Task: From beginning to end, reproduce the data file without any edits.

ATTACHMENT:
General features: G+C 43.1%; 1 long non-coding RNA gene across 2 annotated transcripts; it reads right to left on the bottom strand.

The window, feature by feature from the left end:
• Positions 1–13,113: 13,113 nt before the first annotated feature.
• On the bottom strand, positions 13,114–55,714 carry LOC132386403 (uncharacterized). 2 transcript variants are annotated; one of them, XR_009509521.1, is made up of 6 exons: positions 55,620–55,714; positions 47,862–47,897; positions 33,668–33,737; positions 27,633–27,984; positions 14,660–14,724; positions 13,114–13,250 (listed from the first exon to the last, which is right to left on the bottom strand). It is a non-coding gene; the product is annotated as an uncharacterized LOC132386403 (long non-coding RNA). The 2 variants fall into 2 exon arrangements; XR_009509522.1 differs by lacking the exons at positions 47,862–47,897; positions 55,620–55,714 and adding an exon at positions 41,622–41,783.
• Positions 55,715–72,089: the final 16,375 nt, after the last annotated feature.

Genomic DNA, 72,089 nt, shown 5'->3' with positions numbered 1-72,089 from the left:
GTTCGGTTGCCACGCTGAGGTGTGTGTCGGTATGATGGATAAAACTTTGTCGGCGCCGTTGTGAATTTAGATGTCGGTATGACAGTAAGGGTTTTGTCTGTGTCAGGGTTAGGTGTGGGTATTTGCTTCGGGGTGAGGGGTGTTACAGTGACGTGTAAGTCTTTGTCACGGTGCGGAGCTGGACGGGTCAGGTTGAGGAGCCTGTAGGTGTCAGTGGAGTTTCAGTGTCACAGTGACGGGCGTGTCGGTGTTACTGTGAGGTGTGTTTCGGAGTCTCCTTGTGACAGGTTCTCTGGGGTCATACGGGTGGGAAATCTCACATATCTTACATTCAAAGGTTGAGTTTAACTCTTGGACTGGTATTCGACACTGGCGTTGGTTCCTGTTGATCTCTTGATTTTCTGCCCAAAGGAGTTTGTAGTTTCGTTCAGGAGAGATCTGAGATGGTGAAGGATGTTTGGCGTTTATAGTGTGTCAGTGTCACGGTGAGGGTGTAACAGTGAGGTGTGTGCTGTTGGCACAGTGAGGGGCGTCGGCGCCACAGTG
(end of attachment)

General features: G+C 43.1%; 1 long non-coding RNA gene across 2 annotated transcripts; it reads right to left on the bottom strand.

The window, feature by feature from the left end:
• Positions 1–13,113: 13,113 nt before the first annotated feature.
• On the bottom strand, positions 13,114–55,714 carry LOC132386403 (uncharacterized). 2 transcript variants are annotated; one of them, XR_009509521.1, is made up of 6 exons: positions 55,620–55,714; positions 47,862–47,897; positions 33,668–33,737; positions 27,633–27,984; positions 14,660–14,724; positions 13,114–13,250 (listed from the first exon to the last, which is right to left on the bottom strand). It is a non-coding gene; the product is annotated as an uncharacterized LOC132386403 (long non-coding RNA). The 2 variants fall into 2 exon arrangements; XR_009509522.1 differs by lacking the exons at positions 47,862–47,897; positions 55,620–55,714 and adding an exon at positions 41,622–41,783.
• Positions 55,715–72,089: the final 16,375 nt, after the last annotated feature.

Genomic DNA, 72,089 nt, shown 5'->3' with positions numbered 1-72,089 from the left:
GTTCGGTTGCCACGCTGAGGTGTGTGTCGGTATGATGGATAAAACTTTGTCGGCGCCGTTGTGAATTTAGATGTCGGTATGACAGTAAGGGTTTTGTCTGTGTCAGGGTTAGGTGTGGGTATTTGCTTCGGGGTGAGGGGTGTTACAGTGACGTGTAAGTCTTTGTCACGGTGCGGAGCTGGACGGGTCAGGTTGAGGAGCCTGTAGGTGTCAGTGGAGTTTCAGTGTCACAGTGACGGGCGTGTCGGTGTTACTGTGAGGTGTGTTTCGGAGTCTCCTTGTGACAGGTTCTCTGGGGTCATACGGGTGGGAAATCTCACATATCTTACATTCAAAGGTTGAGTTTAACTCTTGGACTGGTATTCGACACTGGCGTTGGTTCCTGTTGATCTCTTGATTTTCTGCCCAAAGGAGTTTGTAGTTTCGTTCAGGAGAGATCTGAGATGGTGAAGGATGTTTGGCGTTTATAGTGTGTCAGTGTCACGGTGAGGGTGTAACAGTGAGGTGTGTGCTGTTGGCACAGTGAGGGGCGTCGGCGCCACAGTG